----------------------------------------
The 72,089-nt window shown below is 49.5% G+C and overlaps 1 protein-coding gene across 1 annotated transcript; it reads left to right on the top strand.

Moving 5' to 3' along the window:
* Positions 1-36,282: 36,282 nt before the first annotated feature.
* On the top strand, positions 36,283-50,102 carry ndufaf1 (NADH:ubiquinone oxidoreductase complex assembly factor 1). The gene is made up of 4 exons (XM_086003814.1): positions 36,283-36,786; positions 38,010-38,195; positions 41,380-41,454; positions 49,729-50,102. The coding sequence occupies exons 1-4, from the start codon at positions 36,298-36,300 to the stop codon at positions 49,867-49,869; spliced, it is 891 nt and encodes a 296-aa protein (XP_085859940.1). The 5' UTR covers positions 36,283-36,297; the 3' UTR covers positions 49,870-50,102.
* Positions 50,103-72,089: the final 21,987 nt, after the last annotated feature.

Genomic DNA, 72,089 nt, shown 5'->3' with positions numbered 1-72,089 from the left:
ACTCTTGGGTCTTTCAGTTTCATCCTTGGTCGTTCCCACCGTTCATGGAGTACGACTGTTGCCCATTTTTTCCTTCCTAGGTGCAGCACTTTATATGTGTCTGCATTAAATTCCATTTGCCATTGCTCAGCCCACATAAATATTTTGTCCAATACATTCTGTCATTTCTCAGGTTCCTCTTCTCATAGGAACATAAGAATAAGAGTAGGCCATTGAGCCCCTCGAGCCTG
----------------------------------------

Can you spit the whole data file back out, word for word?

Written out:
The 72,089-nt window shown below is 49.5% G+C and overlaps 1 protein-coding gene across 1 annotated transcript; it reads left to right on the top strand.

Moving 5' to 3' along the window:
* Positions 1-36,282: 36,282 nt before the first annotated feature.
* On the top strand, positions 36,283-50,102 carry ndufaf1 (NADH:ubiquinone oxidoreductase complex assembly factor 1). The gene is made up of 4 exons (XM_086003814.1): positions 36,283-36,786; positions 38,010-38,195; positions 41,380-41,454; positions 49,729-50,102. The coding sequence occupies exons 1-4, from the start codon at positions 36,298-36,300 to the stop codon at positions 49,867-49,869; spliced, it is 891 nt and encodes a 296-aa protein (XP_085859940.1). The 5' UTR covers positions 36,283-36,297; the 3' UTR covers positions 49,870-50,102.
* Positions 50,103-72,089: the final 21,987 nt, after the last annotated feature.

Genomic DNA, 72,089 nt, shown 5'->3' with positions numbered 1-72,089 from the left:
ACTCTTGGGTCTTTCAGTTTCATCCTTGGTCGTTCCCACCGTTCATGGAGTACGACTGTTGCCCATTTTTTCCTTCCTAGGTGCAGCACTTTATATGTGTCTGCATTAAATTCCATTTGCCATTGCTCAGCCCACATAAATATTTTGTCCAATACATTCTGTCATTTCTCAGGTTCCTCTTCTCATAGGAACATAAGAATAAGAGTAGGCCATTGAGCCCCTCGAGCCTG